I bought a book: Starting a Cake Decorating Business from Home. It felt a bit silly buying a book about setting up something so specific, but I think it has saved me six months of research and I’d recommend it to anyone thinking of doing the same as me. I’ve already read it twice and while I have struggled with the ordering  – there’s a lot of jumping back and forth between chapters – it has helped me compile my to-do list of everything I need put in place before I even consider making cakes.

I have been trying to get my business hat on, and have written about half a business plan. It’s actually been a lot of fun writing a plan that’ll determine my future rather than one that’s for the business I’m employed by. I am grateful for my degree and years of writing strategies though; not sure I’d know where to start otherwise, even with my handy book. I’ve prioritised two things to focus on at the outset to keep it simple and not feel overwhelmed:

  1. A name
  2. SWOT analysis

I realise a business name isn’t necessarily a priority, but it’s one of the few things I can focus on while still finishing my old role, and I’ve also noticed that to do things like register my food business with the local council needs a name too.

Choosing a name has been affected by a couple of things; what is the market I want to be attracting and what names haven’t already been taken with websites and social media sites? I haven’t yet done vast planning around my target market but I do have an idea of where I want to get to. I’ve had amusing emails from friends with suggestions of names, and discussions about whether Bake to Work Mummy would also work as the business name. There are clearly benefits to using the same name for everything, but my personal feeling is that the name needs to convey the type of work and design I’ll be doing.

When I set up the blog, I’d already decided that ‘mum who bakes in her spare time’ wasn’t the image I wanted to portray with the business; this is just my side-project. So on to other ideas. Some of the most comedic include Cakey McCakeface, wemakeanycake.com and The Crusty Cookie. Who’d have thought the first two are already genuine company names?! We’ve been through every variation imaginable of Claire’s Bakery, Claire’s Little Cakery, and anything else related to cakes, bakes and Claire. And every name I liked, someone has already beaten me to it.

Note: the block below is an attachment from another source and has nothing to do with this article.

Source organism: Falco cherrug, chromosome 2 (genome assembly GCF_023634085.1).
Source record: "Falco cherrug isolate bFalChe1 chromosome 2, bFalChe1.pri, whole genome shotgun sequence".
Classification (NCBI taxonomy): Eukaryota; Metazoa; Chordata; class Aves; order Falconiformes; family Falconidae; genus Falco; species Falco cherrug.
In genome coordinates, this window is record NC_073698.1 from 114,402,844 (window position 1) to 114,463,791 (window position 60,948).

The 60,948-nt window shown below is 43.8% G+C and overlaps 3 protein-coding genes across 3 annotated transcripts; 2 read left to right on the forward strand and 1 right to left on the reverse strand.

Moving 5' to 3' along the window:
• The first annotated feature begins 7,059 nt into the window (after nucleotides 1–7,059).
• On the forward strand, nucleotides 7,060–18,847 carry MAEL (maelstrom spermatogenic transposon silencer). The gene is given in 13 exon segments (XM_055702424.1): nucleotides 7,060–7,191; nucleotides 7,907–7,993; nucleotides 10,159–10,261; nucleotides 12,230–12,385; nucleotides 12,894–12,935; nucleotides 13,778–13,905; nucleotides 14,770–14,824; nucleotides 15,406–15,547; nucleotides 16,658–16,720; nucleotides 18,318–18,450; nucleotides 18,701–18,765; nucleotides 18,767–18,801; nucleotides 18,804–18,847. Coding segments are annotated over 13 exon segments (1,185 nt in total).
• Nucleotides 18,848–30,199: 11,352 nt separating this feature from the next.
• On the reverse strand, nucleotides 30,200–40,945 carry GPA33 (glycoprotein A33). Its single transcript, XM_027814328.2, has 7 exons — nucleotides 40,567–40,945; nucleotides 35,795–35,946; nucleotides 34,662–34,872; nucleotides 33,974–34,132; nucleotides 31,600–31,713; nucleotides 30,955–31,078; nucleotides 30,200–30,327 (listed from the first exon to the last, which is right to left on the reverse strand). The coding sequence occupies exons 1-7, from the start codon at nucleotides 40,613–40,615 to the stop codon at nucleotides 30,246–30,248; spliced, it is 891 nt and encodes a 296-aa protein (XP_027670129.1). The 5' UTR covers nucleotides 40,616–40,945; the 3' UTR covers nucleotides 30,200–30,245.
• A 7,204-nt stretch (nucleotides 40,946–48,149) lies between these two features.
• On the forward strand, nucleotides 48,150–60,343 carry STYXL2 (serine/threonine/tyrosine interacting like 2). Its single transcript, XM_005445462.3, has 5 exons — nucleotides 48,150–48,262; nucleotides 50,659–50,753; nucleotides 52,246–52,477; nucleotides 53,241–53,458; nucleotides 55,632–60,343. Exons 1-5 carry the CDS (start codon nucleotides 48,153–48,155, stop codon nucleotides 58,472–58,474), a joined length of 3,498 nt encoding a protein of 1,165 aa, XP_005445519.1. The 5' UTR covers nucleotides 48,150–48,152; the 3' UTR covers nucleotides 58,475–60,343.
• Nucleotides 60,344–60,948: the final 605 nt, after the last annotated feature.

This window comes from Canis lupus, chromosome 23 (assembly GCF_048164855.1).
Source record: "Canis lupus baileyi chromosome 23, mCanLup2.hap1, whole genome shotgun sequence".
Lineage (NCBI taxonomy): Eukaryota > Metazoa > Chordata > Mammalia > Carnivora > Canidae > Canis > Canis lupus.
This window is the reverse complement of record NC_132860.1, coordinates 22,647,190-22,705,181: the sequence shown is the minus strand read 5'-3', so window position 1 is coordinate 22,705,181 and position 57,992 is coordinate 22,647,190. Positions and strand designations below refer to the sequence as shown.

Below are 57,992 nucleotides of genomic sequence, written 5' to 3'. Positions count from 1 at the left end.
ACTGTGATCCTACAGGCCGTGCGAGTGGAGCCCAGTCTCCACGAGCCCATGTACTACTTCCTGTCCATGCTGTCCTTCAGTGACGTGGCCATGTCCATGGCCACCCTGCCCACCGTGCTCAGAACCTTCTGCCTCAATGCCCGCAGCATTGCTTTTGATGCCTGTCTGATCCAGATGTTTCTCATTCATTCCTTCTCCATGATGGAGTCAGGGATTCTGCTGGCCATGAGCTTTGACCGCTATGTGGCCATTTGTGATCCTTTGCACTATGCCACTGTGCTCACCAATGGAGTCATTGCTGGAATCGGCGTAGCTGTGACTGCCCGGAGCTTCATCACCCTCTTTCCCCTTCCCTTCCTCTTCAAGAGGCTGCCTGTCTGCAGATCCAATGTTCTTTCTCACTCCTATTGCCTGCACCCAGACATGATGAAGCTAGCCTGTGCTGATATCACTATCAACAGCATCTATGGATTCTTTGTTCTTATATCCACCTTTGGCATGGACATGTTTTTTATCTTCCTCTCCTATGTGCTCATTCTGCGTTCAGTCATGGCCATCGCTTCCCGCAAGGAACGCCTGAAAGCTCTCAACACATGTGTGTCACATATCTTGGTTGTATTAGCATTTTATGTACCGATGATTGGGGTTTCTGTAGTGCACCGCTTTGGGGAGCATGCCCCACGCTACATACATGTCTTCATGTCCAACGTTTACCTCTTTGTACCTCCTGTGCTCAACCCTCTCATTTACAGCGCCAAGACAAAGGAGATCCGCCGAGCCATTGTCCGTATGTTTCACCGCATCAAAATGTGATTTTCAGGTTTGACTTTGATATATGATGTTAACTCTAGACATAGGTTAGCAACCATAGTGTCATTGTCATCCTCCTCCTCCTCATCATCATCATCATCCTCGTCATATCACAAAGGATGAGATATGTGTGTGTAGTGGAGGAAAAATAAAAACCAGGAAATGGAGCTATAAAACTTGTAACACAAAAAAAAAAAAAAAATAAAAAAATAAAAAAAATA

And then one day I struck gold. I found a name that conveys the high quality, bespoke service I’m aiming to offer. And better still, no one else seems to have thought of it (I’m not sharing it yet!). So I’ve set up the Facebook, Twitter and Instagram accounts, with the website soon to follow, to ensure I don’t suddenly lose out while returning my focus on the proper business set up.

First step here was to consider my strengths and weaknesses, as well as what’s happening in my local area. So my first step was to carry out a SWOT analysis. For those who don’t know, this is a simple and structured way of assessing internal and external factors that may affect a business, part of a business, or a product. It involves a considered look at the internal Strengths and Weaknesses alongside the external Opportunities and Threats.

Turns out the hubbie and I are a little sad and enjoyed spending ages doing the SWOT. Personal strengths and weaknesses were reasonably easy. I know what I can and can’t do when it comes to cake decorating, what my strengths are in terms of coming from a business background, and where I need to build more skills. There would be no point lying since the SWOT is going to inform the business choices I make going forward, so it’s futile pretending I’m not stubborn or messy.

Local competitors form both my opportunities and my threats, and have been easy to research as local Facebook parenting groups contain daily requests for cake makers. Key things I’ve spotted so far:
– The market is pretty saturated with at least ten recommendations every time someone makes a request;
– Quality across the market is mixed – I can spot 4/5 companies I feel stand out above the rest (I’ll be looking at them in more detail); and
– Looking at the stand out companies has already helped me identify where I might be able to fill some gaps in the local market as well as reassure me in terms of my planned offering.

Next week I’ll be considering the competition in more detail. How do I plan my offering to stand out from the crowd, and be clear what services I offer at what time of year? All ideas welcome!

Meanwhile, here’s one of my favourite cakes: the first of many kids cakes I’ve been making for years now!

Childs birthday2